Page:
Supported by donations from friends and family, Susann and Timmy have helped to fund and carry out work in Nepal as part of their contribution towards a privately-initiated venture.
For two weeks a group of volunteers, including Susann, gave a helping hand at a school and orphanage in the small village Rampur, west of Kathmandu.
Alongside Susann’s support on the ground in Rampur, Timmy has made a noteworthy donation. Going beyond just funding the work done to the school and orphanage, the children were also provided with bicycles – a life-changing gift as they make the long journey to their school.
“They say ‘what you give is what you get’, but for me I’ve come back from Nepal with more than I gave,” reflected Susann. “From the first minute, the children at the orphanage and the basic community school in Rampur greeted us with hugs, smiles, and joy.
“Our aim was to try to fix, paint and decorate the classrooms and the exterior of the school to make it a more inspiring place for education, which for these children is the key to a better future.”
“My dream is that every child can go through life being as ambitious as they want, and this is just my small way of helping that. Hopefully this first donation and the bikes for the children to get to school makes their life that bit easier, ensuring they can get an education as well as help their families back home.
“There will be more projects to come, but this project in Nepal is an amazing start. Susann went out there and lived through this. With her own hands she helped these kids, which is a beautiful thing and makes my contribution small in comparison, but doing something is the important thing. If everyone did something for someone else, we could end up in a better world.”
Poverty is rife among the 31 million-strong population of Nepal, but the country is progressing in the right direction. UN reports reveal that poverty declined to 17 per cent in 2020, and last year, the level of hunger was reduced from the severe category to moderate.
Nepal has also made major strides on issues of gender equality and health, successfully achieving its gender parity in schools enrolment target, and significantly reducing under-five mortality.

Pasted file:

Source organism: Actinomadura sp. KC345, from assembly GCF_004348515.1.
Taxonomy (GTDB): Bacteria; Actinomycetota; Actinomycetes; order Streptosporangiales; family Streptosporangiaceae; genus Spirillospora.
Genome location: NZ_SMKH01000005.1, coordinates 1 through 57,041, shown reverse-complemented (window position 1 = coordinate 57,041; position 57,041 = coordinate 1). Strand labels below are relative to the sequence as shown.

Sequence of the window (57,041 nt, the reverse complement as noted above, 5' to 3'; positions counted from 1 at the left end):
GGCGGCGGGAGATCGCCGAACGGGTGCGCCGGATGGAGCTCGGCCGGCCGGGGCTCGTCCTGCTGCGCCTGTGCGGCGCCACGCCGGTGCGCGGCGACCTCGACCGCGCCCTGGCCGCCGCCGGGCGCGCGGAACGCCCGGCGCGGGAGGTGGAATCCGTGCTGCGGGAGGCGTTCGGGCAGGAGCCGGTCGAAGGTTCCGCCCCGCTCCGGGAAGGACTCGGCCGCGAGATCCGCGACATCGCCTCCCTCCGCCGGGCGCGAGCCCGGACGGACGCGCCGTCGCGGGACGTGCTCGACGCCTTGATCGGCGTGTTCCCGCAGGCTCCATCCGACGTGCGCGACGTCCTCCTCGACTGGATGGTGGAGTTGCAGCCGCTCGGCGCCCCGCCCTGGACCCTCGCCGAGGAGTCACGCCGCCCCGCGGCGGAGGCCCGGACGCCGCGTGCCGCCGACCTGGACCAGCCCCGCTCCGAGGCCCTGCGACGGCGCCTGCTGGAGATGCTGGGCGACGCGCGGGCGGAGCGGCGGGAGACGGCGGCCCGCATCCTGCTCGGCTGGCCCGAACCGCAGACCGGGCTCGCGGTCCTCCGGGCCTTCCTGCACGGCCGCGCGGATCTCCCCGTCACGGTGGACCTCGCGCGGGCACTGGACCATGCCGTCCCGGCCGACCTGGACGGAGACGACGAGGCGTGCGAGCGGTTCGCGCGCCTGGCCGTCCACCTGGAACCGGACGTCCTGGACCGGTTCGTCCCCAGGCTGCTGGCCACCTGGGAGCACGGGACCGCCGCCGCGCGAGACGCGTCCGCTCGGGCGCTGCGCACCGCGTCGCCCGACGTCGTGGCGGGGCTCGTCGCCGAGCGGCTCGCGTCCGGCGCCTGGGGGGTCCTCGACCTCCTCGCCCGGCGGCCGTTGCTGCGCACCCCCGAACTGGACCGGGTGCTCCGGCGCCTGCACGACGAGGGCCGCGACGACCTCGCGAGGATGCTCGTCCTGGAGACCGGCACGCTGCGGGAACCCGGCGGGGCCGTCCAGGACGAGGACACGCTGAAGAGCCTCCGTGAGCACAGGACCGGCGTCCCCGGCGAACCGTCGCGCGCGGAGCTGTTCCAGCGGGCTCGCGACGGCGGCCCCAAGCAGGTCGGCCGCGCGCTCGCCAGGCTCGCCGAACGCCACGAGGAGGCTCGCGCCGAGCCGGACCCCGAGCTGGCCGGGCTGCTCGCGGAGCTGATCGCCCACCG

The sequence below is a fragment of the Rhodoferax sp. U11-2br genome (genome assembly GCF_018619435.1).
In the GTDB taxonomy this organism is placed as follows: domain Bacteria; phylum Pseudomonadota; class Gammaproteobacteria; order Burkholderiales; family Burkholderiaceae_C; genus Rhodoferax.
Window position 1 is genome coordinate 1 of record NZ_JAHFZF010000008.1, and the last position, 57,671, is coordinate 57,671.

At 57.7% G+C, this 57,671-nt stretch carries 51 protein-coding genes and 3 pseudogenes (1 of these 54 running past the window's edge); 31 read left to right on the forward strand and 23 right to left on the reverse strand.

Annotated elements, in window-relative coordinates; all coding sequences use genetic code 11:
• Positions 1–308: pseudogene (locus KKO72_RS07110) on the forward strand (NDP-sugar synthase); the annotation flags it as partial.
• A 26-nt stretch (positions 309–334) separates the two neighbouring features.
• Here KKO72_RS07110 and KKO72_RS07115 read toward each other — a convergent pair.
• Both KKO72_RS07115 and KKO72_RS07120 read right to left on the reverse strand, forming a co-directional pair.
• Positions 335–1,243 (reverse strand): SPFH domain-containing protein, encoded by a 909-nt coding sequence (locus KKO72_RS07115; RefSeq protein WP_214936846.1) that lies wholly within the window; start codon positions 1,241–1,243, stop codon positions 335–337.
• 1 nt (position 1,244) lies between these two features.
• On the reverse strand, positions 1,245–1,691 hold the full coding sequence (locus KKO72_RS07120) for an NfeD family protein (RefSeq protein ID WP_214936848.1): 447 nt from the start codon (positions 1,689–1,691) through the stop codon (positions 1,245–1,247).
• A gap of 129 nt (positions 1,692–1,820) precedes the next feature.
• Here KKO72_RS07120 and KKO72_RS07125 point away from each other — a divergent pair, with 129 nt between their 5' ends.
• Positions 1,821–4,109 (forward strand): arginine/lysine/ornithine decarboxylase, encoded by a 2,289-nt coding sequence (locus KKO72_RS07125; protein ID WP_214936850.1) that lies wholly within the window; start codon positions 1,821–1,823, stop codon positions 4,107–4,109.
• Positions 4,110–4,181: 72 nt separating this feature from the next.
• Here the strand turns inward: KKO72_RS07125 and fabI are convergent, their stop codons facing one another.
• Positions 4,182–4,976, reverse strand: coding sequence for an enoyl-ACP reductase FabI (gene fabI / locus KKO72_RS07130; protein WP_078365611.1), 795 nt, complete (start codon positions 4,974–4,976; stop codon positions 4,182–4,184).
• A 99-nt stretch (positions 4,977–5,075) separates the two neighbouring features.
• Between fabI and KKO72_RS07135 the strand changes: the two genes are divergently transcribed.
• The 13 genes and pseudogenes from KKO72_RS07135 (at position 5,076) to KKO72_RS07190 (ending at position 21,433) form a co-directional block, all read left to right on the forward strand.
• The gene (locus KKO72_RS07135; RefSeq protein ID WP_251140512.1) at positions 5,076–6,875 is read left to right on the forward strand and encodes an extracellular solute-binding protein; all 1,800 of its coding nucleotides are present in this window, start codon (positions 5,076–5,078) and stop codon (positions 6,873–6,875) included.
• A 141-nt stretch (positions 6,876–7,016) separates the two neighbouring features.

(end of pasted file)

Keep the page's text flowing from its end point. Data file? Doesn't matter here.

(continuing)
Education is crucial, not least in the knock-on effect it has on perspectives around equality and awareness of climate issues. Hansen Motorsport now joins those efforts with its work at the Basahandra Community Basic School and the local orphanage in Rampur.
With the help of local craftsmen, painters, bricklayers and carpenters, Susann and the team of volunteers helped to renovate the buildings with the resources at-hand, repairing and decorating the orphanage and school to provide a better environment for the children there.
The donations collected beforehand were put to good use. For the orphanage, the money gifted was put towards bedding, blankets and toothbrushes, along with sports equipment, painting sets and writing materials, allowing the children to have fun and be creative in ways that had previously been unavailable to them.
“We took some money and equipment with us, donated by generous friends and family,” Susann added. “All day every day we cleaned, painted and organised various improvements for the school, while the local craftsmen made our contributions go even further.
“I even brought a manual lawnmower with me in my check-in luggage from Sweden. It’s a perfect machine, requiring neither electricity nor fuel, and will allow them to keep the football pitch in safe and snake-free condition all-year round.”
Everything was done with sustainability in mind, including education. Classes were taught on waste and water management, and more bins were added throughout the school and orphanage. At the end, all the children stepped in to clean the entire school yard.
“The things we have been able to buy and do for the school and the orphanage are thanks to all our family, friends and supporters that donated,” concluded Susann. “Now I have seen first-hand how much it means to these children that have almost nothing.
“I could not have been more impressed by the mindset and spirit of these children. What touched me was their unselfishness. What little they had, they shared with those who had less, and that mindset defines their lifestyle. Spending time with these warm, open and fascinating people is something I will cherish deeply.”